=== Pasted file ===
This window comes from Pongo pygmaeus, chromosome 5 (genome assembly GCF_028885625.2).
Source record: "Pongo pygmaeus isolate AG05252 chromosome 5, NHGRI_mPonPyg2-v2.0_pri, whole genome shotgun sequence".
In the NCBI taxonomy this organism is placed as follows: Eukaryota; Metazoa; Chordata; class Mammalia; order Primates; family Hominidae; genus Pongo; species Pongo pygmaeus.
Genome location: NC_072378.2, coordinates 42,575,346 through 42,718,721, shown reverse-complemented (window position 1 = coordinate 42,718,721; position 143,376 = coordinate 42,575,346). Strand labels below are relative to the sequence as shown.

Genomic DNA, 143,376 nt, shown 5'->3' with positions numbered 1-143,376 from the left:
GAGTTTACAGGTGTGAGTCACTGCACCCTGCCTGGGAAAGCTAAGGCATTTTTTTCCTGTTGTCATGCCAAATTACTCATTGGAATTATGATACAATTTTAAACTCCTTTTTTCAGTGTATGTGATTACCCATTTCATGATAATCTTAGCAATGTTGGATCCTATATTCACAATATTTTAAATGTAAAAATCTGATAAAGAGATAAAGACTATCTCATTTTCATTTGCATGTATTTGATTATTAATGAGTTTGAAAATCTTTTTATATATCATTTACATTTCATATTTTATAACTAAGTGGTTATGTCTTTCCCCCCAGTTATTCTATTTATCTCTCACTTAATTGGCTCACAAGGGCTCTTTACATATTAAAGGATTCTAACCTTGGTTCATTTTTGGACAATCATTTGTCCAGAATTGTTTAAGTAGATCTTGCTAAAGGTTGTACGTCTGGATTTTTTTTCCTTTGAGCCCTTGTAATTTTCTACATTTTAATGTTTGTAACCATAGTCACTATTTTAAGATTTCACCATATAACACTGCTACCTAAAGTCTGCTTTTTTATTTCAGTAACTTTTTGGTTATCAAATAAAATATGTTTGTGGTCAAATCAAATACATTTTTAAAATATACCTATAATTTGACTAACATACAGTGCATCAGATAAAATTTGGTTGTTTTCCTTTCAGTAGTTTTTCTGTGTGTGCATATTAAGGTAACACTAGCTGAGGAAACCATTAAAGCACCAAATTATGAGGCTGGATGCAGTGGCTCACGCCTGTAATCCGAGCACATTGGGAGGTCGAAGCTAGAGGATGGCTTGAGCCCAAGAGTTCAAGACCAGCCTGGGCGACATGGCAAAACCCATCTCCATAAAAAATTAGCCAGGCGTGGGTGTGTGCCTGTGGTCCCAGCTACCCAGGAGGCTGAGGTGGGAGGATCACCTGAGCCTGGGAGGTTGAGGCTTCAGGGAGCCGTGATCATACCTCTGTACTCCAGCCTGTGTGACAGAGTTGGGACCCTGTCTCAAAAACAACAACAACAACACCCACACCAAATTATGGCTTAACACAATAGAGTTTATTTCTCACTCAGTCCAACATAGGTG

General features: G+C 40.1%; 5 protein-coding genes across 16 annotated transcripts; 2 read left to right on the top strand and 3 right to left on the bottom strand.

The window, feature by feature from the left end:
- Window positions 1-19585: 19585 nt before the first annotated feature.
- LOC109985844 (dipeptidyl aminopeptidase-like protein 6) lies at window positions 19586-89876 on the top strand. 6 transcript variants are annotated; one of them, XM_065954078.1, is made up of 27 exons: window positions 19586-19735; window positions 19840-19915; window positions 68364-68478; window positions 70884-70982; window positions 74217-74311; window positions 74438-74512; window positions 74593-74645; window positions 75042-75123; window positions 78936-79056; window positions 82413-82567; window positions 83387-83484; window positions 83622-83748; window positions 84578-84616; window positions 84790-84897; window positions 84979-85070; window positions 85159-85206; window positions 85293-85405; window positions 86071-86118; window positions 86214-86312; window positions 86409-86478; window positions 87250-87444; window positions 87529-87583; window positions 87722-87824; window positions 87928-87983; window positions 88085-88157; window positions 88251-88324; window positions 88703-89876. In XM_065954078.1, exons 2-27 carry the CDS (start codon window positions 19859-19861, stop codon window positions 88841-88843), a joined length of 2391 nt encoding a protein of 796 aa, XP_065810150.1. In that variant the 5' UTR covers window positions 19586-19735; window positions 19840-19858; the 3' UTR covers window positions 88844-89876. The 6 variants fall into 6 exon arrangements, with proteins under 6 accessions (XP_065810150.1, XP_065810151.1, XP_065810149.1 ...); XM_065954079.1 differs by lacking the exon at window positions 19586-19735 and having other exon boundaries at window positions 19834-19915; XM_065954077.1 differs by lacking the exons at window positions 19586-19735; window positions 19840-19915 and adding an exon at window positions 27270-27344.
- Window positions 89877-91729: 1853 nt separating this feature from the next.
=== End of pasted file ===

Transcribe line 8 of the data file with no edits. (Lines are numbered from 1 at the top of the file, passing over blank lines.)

The window, feature by feature from the left end: